White House Press Secretary Sarah Huckabee Sanders offered a rare correction and apology after providing false information during a press briefing Tuesday about how many jobs Barack Obama created for blacks during his presidency.
"When President Obama left after eight years in office - eight years in office - he had only created 195,000 jobs for African-Americans", Sanders told reporters.
According to Rasmussen's Daily Presidential Tracking Poll, Trump's approval rating among black voters stands at 36 percent, compared with just 19 percent on the same day a year ago.
Sanders statement was false.
But the numbers Sanders cited, drawn from a report from Trump's Council of Economic Advisers, reflected the Trump administration's unique interpretation of the beginning of a presidential term and accounted only for the first portion of Obama's tenure. Obama added 3 million jobs for the Black community, even after inheriting a disastrous economy from President Bush.
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Sanders later followed with a statement of her own.
"Correction from today's briefing: Jobs numbers for Pres Trump and Pres Obama were correct, but the time frame for Pres Obama wasn't", Sanders posted on Twitter. This shouldn't be shocking considering Donald Trump has reportedly lied over 3,000 times since he took office.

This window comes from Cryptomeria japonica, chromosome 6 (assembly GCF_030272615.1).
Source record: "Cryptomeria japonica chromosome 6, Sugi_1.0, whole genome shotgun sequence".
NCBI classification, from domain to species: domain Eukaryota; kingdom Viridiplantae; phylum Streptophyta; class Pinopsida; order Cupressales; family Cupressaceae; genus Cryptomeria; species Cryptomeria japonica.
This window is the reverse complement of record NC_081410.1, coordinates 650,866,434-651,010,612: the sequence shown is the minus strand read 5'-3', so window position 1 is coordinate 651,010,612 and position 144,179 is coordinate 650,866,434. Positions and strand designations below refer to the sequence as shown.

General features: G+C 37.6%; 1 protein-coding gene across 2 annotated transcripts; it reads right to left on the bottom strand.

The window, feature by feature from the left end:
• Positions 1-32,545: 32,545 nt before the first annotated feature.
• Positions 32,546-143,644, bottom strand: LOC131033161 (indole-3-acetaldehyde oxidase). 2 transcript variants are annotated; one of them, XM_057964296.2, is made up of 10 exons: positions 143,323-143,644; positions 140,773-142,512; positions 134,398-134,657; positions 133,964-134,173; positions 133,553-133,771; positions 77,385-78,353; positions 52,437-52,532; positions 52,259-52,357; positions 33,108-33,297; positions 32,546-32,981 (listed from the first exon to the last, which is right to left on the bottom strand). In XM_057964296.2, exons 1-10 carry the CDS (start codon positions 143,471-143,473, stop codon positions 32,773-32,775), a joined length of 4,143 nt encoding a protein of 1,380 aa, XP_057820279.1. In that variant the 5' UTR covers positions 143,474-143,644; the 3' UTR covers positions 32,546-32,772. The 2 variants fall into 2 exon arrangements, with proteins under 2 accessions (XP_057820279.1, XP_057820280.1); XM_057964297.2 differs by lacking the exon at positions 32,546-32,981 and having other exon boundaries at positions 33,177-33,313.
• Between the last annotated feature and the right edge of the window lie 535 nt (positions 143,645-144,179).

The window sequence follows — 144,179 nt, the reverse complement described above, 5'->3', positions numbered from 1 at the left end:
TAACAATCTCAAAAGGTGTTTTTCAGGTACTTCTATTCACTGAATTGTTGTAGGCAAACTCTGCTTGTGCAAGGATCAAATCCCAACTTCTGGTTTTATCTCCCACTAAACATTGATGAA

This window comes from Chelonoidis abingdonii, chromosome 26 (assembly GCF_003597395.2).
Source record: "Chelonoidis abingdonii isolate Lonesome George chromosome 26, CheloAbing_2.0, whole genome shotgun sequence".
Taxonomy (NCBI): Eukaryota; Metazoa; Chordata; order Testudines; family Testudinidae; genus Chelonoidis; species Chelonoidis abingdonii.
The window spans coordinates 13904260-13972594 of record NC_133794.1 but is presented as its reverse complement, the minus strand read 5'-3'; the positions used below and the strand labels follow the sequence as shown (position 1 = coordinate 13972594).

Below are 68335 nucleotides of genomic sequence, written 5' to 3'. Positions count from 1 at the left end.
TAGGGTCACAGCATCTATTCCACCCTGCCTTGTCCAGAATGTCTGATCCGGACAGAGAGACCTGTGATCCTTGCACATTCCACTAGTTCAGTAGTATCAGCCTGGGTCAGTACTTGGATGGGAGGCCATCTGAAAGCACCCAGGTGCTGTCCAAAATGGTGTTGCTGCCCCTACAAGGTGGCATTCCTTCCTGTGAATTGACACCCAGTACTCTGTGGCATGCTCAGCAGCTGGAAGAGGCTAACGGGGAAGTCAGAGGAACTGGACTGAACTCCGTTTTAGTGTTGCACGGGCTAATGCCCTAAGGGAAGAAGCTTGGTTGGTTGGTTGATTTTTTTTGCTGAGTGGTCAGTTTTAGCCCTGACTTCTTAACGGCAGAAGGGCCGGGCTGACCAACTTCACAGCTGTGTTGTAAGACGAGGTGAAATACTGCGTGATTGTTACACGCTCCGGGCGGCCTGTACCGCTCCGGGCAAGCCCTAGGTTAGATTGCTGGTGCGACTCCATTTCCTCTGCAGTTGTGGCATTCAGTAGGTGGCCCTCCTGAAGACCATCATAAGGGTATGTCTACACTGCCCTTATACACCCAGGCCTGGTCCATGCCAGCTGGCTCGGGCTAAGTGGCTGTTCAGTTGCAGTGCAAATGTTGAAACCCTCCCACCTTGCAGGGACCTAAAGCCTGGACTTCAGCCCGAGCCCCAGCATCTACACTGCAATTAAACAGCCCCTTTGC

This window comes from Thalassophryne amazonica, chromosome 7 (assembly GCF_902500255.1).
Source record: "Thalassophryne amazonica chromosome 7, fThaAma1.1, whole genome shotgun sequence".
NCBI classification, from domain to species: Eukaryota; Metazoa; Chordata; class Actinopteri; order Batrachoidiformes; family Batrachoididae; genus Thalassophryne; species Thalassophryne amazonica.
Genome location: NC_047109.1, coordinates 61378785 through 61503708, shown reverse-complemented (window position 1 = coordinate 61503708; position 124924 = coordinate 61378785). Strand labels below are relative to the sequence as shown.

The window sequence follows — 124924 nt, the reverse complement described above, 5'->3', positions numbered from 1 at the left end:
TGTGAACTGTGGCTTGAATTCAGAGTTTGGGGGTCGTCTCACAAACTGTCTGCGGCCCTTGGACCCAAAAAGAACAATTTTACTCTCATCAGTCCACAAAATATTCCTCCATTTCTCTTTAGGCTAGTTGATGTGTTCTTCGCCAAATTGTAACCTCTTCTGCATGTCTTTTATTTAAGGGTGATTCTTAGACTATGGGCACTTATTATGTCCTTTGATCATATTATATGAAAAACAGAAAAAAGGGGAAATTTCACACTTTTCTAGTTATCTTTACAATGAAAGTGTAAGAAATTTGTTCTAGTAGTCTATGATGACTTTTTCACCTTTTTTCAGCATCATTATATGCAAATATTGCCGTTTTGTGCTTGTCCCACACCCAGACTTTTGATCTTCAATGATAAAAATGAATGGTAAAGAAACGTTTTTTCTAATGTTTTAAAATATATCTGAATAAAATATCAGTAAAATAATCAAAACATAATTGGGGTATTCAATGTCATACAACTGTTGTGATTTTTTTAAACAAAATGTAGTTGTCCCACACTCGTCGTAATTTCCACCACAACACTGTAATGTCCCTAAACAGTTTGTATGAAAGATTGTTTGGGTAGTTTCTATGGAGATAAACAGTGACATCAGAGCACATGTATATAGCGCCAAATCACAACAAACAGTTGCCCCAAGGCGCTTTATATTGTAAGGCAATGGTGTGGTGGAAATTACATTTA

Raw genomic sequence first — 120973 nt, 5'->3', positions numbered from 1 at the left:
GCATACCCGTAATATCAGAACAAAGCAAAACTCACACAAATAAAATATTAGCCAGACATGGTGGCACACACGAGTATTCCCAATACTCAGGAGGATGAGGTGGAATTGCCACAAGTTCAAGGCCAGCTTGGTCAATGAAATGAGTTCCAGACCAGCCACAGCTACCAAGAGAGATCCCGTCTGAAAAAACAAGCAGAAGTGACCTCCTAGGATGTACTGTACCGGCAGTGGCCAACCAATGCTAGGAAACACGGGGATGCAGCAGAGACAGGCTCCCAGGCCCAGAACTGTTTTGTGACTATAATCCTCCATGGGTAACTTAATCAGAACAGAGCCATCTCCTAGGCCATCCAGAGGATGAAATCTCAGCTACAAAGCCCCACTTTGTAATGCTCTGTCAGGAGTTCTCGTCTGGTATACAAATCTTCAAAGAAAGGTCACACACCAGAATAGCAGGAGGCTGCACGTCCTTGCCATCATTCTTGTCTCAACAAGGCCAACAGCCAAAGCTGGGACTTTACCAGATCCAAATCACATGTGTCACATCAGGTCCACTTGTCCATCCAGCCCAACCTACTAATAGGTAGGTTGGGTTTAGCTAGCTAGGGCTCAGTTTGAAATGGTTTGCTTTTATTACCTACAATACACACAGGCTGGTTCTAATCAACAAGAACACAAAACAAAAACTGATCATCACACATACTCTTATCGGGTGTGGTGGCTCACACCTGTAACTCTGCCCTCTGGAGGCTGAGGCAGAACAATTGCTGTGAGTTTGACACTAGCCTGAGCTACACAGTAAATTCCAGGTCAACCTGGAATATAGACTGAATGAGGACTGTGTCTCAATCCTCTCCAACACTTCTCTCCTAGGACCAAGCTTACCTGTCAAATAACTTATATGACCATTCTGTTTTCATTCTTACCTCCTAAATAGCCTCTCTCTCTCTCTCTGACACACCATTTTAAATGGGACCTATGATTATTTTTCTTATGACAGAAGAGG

The lack of diversity in President Donald Trump's administration has come under fresh scrutiny in the wake of a new tell-all book from former aide Omarosa Manigault Newman, who was the highest ranking African-American official on Trump's staff. Economists generally regard a president's ability to shape employment trends as limited.
He went on to point to the current black unemployment numbers under Trump before asking, "Juan, didn't do you want a picture with Trump when he was in the building the other day?" "But the real bottom line is that the pace of jobs growth hasn't changed dramatically between the two presidents".
When Obama took office in 2009, 15.5 million African Americans had jobs in an economy filleted by one of the country's worst recessions.